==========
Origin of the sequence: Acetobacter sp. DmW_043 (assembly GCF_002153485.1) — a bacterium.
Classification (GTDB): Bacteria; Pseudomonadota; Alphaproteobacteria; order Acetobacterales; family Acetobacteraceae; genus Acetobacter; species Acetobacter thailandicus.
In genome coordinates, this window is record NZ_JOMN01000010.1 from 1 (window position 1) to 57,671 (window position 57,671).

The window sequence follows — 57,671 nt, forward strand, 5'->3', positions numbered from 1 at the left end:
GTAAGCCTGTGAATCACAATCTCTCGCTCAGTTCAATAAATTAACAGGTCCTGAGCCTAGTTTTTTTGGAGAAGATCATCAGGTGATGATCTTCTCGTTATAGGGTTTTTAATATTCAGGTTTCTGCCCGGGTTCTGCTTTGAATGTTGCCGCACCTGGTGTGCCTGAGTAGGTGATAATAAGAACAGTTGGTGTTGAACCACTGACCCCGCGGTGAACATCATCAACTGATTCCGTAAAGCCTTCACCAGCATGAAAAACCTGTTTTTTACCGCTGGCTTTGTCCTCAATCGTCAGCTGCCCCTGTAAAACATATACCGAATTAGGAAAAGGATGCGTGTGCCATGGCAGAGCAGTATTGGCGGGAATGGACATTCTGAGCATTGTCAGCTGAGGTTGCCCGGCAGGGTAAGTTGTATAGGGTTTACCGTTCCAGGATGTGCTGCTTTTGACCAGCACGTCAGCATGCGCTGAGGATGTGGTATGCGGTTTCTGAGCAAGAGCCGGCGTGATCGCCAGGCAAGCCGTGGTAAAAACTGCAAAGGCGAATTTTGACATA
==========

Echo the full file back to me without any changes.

Origin of the sequence: Acetobacter sp. DmW_043 (assembly GCF_002153485.1) — a bacterium.
Classification (GTDB): Bacteria; Pseudomonadota; Alphaproteobacteria; order Acetobacterales; family Acetobacteraceae; genus Acetobacter; species Acetobacter thailandicus.
In genome coordinates, this window is record NZ_JOMN01000010.1 from 1 (window position 1) to 57,671 (window position 57,671).

The window sequence follows — 57,671 nt, forward strand, 5'->3', positions numbered from 1 at the left end:
GTAAGCCTGTGAATCACAATCTCTCGCTCAGTTCAATAAATTAACAGGTCCTGAGCCTAGTTTTTTTGGAGAAGATCATCAGGTGATGATCTTCTCGTTATAGGGTTTTTAATATTCAGGTTTCTGCCCGGGTTCTGCTTTGAATGTTGCCGCACCTGGTGTGCCTGAGTAGGTGATAATAAGAACAGTTGGTGTTGAACCACTGACCCCGCGGTGAACATCATCAACTGATTCCGTAAAGCCTTCACCAGCATGAAAAACCTGTTTTTTACCGCTGGCTTTGTCCTCAATCGTCAGCTGCCCCTGTAAAACATATACCGAATTAGGAAAAGGATGCGTGTGCCATGGCAGAGCAGTATTGGCGGGAATGGACATTCTGAGCATTGTCAGCTGAGGTTGCCCGGCAGGGTAAGTTGTATAGGGTTTACCGTTCCAGGATGTGCTGCTTTTGACCAGCACGTCAGCATGCGCTGAGGATGTGGTATGCGGTTTCTGAGCAAGAGCCGGCGTGATCGCCAGGCAAGCCGTGGTAAAAACTGCAAAGGCGAATTTTGACATA